D-Type Continuation

1955 Jaguar D-Type Continuation

Offered by RM Sotheby’s | Elkhart, Indiana | October 23-24, 2020

Photo Courtesy of RM Sotheby’s

This time last week we were talking about Jaguar’s XKSS continuation series of cars. This week, it’s time to talk D-Types. This is, perhaps, the most legendary Jag. The D-Type won Le Mans three straight years: 1955, 1956, and 1957. The company managed to get 71 built, though they planned on building 100.

Which leads us to this. A couple of years ago Jaguar announced that they would finish off the 25 cars to get them to the 100 they initially wanted (though the 25 they didn’t build were intended to be XKSS examples, and nine of those never got built due to a fire… the math works, trust me).

These continuation cars were built by Jaguar using the same processes they used in 1955. Power is from a 3.4-liter inline-six. You could get them in short or long-nose form, and this is an example of the former. It’s covered less than 200 miles with its first owner.

The D-Type we featured in 2013 failed to sell with a high bid of $6.2 million. This one, supposedly built the same way, should bring significantly less. Click here for more info and here for more from this sale.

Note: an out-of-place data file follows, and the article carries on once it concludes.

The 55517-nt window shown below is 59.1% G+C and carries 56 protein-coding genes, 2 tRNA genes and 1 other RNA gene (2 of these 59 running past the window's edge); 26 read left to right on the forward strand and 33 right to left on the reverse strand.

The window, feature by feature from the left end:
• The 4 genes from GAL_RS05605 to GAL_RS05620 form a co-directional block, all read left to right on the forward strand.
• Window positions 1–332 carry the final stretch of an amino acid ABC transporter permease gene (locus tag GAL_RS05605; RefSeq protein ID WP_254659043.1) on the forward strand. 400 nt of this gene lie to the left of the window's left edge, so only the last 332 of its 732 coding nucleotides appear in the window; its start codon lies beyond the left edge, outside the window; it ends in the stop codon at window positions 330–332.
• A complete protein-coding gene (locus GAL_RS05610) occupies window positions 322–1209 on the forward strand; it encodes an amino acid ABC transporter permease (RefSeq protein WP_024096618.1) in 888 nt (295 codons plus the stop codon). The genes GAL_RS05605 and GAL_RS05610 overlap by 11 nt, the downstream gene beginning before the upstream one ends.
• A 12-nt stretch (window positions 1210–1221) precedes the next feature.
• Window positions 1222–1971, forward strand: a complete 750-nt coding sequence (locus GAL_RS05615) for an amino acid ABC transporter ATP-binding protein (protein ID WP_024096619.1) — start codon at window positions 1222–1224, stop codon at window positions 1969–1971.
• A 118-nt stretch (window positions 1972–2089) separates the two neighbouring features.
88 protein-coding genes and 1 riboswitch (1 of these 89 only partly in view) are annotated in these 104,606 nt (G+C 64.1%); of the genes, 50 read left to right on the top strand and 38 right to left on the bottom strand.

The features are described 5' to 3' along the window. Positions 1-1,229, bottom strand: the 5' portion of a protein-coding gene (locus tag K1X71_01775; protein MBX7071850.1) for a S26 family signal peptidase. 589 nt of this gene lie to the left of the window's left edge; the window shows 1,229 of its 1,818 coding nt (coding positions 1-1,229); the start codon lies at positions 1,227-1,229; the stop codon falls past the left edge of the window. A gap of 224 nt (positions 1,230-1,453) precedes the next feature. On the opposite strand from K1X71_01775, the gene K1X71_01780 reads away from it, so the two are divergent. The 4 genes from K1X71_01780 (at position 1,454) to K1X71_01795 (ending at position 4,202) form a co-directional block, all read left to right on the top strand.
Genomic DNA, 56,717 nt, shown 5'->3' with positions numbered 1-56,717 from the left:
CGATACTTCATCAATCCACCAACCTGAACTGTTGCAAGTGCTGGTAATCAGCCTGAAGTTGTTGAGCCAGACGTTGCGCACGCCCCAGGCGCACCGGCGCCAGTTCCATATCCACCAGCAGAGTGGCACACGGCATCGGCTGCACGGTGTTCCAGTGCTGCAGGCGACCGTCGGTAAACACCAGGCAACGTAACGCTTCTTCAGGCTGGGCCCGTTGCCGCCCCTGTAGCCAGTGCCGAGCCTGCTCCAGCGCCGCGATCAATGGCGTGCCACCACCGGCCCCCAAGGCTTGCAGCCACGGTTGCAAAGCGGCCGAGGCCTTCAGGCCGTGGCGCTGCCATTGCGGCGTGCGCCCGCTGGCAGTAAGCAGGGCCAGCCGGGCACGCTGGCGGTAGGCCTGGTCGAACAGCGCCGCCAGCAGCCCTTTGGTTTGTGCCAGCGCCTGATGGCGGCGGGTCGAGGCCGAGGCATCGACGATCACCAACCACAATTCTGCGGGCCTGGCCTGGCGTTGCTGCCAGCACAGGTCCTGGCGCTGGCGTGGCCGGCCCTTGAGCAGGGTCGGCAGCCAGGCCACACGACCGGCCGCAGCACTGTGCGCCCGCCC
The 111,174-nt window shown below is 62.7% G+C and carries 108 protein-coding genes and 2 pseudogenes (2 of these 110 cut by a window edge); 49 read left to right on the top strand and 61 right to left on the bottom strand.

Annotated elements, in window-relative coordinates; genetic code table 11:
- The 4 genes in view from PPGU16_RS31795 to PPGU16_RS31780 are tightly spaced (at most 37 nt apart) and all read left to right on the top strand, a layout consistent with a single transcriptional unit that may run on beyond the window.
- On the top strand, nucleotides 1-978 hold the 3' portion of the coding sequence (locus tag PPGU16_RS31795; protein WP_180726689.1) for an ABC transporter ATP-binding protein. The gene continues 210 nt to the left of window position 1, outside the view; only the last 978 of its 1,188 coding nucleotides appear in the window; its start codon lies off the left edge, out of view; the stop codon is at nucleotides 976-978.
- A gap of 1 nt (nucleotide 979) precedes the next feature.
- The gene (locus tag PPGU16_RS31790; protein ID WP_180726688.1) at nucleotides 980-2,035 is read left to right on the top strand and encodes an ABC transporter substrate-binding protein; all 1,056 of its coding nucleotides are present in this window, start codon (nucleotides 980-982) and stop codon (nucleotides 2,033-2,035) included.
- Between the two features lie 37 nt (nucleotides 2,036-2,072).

XKSS Continuation

1957 Jaguar XKSS Continuation

Offered by RM Sotheby’s | Elkhart, Indiana | October 23-24, 2020

Photo Courtesy of RM Sotheby’s

The XKSS was the road-going version of the Jaguar D-Type racing car. Basically, Jaguar had unsold D-Types that they converted to sell to Americans who wanted a high-performance sports car. They planned to build 25 of them, but a fire broke out at the factory in February 1957 after only 16 were sold.

So in 2016, Jaguar decided they would build the other nine that never got completed back in the day. From scratch. They digitally scanned a few surviving XKSS cars and built the new ones using the same construction methods from the 1950s. Major changes include a modern fuel cell and redesigned seats. Power is from a 3.4-liter inline-six that Jaguar rated at 250 horsepower in 1957.

So what do we have here exactly? Well, it depends on how much of an asshole you want to be (pardon my French). Whoever edited the Wikipedia article for these referred to them as “replicas” (presumably the page was edited by an actual XKSS owner or some Jag purist). At the same time, this is a factory-built XKSS. It wasn’t built by Tempero or some other actual “replica” builder. True, it might not be an “actual” XKSS from 1957, but it’s still a Jaguar product. It’s almost certainly more authentic than any “continuation” Cobra out there.

When Jaguar announced this program, they noted that they were going to charge over $1 million for them. And they sold. But this is the first time one of the “new” ones has come up for sale. An XKSS from the ’50s will run you over $10 million. This one, which was built in 2017 and has 51 miles on it, will sell without reserve. So we’re all about to find out its real value. Click here for more info and here for more from this sale.